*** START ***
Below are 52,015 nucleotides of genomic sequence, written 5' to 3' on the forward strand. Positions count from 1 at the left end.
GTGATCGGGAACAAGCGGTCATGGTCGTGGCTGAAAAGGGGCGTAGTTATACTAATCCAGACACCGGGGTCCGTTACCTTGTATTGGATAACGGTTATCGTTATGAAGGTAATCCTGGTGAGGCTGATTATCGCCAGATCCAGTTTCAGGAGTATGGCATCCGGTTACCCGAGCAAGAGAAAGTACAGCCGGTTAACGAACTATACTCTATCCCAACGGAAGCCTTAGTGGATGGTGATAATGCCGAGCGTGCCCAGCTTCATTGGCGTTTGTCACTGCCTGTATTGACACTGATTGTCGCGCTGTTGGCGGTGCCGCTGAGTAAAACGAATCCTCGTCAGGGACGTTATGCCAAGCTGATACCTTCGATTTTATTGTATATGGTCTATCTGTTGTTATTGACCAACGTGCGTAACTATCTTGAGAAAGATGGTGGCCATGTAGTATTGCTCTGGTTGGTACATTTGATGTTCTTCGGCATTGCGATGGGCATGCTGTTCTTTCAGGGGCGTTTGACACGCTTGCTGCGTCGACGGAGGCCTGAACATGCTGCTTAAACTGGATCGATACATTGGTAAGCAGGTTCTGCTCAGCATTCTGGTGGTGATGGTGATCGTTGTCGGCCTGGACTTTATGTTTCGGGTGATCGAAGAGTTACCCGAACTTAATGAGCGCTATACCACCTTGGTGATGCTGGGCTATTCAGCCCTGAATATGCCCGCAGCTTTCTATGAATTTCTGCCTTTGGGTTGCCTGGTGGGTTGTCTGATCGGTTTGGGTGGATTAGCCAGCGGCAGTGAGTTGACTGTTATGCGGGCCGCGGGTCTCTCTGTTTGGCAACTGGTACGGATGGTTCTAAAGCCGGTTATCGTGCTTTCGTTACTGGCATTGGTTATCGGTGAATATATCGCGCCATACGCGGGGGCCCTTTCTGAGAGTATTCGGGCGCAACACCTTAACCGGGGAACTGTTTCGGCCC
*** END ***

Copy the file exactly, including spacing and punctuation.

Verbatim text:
Below are 52,015 nucleotides of genomic sequence, written 5' to 3' on the forward strand. Positions count from 1 at the left end.
GTGATCGGGAACAAGCGGTCATGGTCGTGGCTGAAAAGGGGCGTAGTTATACTAATCCAGACACCGGGGTCCGTTACCTTGTATTGGATAACGGTTATCGTTATGAAGGTAATCCTGGTGAGGCTGATTATCGCCAGATCCAGTTTCAGGAGTATGGCATCCGGTTACCCGAGCAAGAGAAAGTACAGCCGGTTAACGAACTATACTCTATCCCAACGGAAGCCTTAGTGGATGGTGATAATGCCGAGCGTGCCCAGCTTCATTGGCGTTTGTCACTGCCTGTATTGACACTGATTGTCGCGCTGTTGGCGGTGCCGCTGAGTAAAACGAATCCTCGTCAGGGACGTTATGCCAAGCTGATACCTTCGATTTTATTGTATATGGTCTATCTGTTGTTATTGACCAACGTGCGTAACTATCTTGAGAAAGATGGTGGCCATGTAGTATTGCTCTGGTTGGTACATTTGATGTTCTTCGGCATTGCGATGGGCATGCTGTTCTTTCAGGGGCGTTTGACACGCTTGCTGCGTCGACGGAGGCCTGAACATGCTGCTTAAACTGGATCGATACATTGGTAAGCAGGTTCTGCTCAGCATTCTGGTGGTGATGGTGATCGTTGTCGGCCTGGACTTTATGTTTCGGGTGATCGAAGAGTTACCCGAACTTAATGAGCGCTATACCACCTTGGTGATGCTGGGCTATTCAGCCCTGAATATGCCCGCAGCTTTCTATGAATTTCTGCCTTTGGGTTGCCTGGTGGGTTGTCTGATCGGTTTGGGTGGATTAGCCAGCGGCAGTGAGTTGACTGTTATGCGGGCCGCGGGTCTCTCTGTTTGGCAACTGGTACGGATGGTTCTAAAGCCGGTTATCGTGCTTTCGTTACTGGCATTGGTTATCGGTGAATATATCGCGCCATACGCGGGGGCCCTTTCTGAGAGTATTCGGGCGCAACACCTTAACCGGGGAACTGTTTCGGCCC